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Air Canada open to ultra-low-cost air fares to compete in changing market

An Air Canada jet takes off from Halifax Stanfield International Airport in Enfield, N.S. on Thursday, March 8, 2012.
An Air Canada jet takes off from Halifax Stanfield International Airport in Enfield, N.S. on Thursday, March 8, 2012. THE CANADIAN PRESS/Andrew Vaughan

Air Canada is open to launching an ultra-low-cost airfare plan, to keep up with the changing market.

But they won’t make concrete plans until other ultra-low-cost airlines get started and are successful.

“At this point, we are readying ourselves to compete,” Air Canada spokesman Peter Fitzpatrick said in an email, “but we have not provided additional information on routes or fares as we first need to see what these new entrants will bring to market.”

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Air Canada officials made the announcement at its annual Investor Day presentation on Wednesday.

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The move comes as more and more airline companies have already delved into the cheapening airfare market.

Earlier this month, Flair Airlines (who bought NewLeaf travel) announced it was expanding its cheap fares to Pearson International, Vancouver International and Kelowna International airports.

READ MORE: Flair airlines expands to Toronto, Vancouver and Kelowna

And Canada Jetlines has announced that it’s working to operate an ultra-low-cost model out of Hamilton’s John C. Munro International Airport and Waterloo International Airport, starting next summer.

Canada’s second-biggest air travel company, WestJet, also plans to create an ultra-low-cost fare early 2018. Those plans were announced in April.

Along with the option of launching the new fare, Air Canada is also expanding their low-budget Rouge line to more destinations.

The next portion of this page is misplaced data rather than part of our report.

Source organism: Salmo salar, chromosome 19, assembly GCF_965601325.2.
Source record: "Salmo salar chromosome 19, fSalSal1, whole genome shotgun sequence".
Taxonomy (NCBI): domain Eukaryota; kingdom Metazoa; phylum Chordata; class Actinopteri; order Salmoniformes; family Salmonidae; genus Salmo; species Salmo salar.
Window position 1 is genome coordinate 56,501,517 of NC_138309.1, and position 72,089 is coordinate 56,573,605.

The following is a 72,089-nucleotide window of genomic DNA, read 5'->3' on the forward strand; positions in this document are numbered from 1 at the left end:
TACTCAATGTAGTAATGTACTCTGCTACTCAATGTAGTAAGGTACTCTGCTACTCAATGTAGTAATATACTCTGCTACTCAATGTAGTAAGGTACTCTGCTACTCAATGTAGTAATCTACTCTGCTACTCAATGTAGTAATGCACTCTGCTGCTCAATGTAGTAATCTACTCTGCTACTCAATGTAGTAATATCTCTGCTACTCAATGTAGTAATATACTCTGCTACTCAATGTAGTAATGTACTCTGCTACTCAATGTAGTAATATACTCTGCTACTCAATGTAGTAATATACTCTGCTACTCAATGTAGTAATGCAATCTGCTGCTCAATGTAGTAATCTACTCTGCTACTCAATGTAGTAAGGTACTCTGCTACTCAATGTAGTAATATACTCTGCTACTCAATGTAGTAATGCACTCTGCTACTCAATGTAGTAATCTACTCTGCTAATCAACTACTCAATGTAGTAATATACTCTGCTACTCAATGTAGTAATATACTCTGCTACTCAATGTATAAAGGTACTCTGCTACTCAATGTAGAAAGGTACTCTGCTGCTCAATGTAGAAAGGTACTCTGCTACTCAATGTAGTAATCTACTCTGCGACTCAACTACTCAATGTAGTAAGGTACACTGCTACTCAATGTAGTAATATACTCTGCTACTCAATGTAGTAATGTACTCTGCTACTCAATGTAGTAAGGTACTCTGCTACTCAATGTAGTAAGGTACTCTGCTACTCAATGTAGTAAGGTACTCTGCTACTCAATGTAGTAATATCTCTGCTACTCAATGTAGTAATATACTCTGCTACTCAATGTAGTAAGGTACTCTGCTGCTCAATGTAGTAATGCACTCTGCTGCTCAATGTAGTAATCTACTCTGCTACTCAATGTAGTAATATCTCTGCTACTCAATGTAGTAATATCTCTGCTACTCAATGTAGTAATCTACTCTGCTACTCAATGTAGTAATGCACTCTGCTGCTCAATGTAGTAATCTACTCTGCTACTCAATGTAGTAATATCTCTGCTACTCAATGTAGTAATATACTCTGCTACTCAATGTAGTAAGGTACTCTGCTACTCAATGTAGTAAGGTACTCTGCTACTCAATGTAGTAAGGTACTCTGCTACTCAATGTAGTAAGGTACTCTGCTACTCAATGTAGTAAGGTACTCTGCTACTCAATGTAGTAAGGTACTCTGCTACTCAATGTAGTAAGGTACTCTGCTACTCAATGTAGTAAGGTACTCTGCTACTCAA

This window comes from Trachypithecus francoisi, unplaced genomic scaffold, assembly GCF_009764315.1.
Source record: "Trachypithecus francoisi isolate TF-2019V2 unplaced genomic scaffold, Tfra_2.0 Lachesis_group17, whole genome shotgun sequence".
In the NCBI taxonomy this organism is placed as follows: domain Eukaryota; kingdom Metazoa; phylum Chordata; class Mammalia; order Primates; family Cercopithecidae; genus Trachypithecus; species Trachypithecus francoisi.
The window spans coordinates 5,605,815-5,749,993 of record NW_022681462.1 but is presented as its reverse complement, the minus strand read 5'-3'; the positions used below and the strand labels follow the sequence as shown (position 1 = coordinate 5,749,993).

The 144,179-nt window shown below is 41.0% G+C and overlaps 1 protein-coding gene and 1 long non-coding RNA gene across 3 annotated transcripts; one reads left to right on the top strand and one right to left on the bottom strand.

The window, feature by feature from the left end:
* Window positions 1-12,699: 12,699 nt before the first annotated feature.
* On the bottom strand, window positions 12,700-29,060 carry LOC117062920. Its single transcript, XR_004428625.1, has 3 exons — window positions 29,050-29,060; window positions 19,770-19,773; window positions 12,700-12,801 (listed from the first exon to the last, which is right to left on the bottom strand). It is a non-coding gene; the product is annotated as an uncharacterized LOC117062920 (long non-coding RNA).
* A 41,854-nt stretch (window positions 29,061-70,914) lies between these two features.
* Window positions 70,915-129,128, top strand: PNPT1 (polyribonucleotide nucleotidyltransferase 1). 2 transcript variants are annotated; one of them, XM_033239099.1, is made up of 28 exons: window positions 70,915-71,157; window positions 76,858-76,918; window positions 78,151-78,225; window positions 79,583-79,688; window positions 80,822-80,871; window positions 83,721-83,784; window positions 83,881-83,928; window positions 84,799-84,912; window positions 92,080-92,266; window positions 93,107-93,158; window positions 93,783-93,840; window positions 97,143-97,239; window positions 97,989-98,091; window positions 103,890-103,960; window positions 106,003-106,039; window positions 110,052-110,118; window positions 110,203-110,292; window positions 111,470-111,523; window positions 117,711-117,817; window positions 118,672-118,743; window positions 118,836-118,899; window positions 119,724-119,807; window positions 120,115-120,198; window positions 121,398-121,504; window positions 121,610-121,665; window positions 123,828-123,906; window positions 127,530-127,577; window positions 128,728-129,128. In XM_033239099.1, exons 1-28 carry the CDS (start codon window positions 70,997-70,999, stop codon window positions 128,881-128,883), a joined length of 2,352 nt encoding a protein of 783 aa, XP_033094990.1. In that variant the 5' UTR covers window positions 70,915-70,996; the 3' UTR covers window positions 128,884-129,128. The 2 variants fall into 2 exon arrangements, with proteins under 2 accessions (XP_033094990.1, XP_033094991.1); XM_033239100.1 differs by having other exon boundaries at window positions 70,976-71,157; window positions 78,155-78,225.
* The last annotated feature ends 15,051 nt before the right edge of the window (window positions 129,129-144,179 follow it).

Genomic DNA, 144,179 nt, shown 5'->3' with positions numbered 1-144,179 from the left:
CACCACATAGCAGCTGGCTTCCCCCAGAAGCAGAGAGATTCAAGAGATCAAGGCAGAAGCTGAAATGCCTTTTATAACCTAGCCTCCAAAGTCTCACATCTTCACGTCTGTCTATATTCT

Is Canada finally ready for low-cost airlines?

There have been a few attempts, and a few failures, when it comes to low-budget airlines in Canada.

But it might be time for a success.

That’s because Canadians are more used to the model now, says Karl Moore, associate professor at the Desautels Faculty of Management at McGill University.

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He says there were many Canadians on a recent discount flight he took to Iceland.

“We’re getting more used to [ancillary fees], we’re not as upset by it,” Moore told Global News.

READ MORE: Flight prices in Canada down 23% on routes served by low-cost carrier NewLeaf

He also said the fact that the big name airlines are getting into the business could be a good thing.

“West jet has the brand name recognition, Canadians’ confidence, and it’s a big airline with something like 12,000 people. And that gives them a big leg up,” he said.

“So, Canadians might trust them.”

There are still some issues about the geography that could cause a problem; in Europe, there are multiple airports for the same city, which allows the budget airlines to fly out of a cheaper airport – that’s not the case in Canada.

“Some of the elements of the ultra-low-cost model will be hard to replicate in Canada, but I still think that a lot of the cost savings that they’re getting they can get it here as well,” he said.

*With a file from Sarah Cain 

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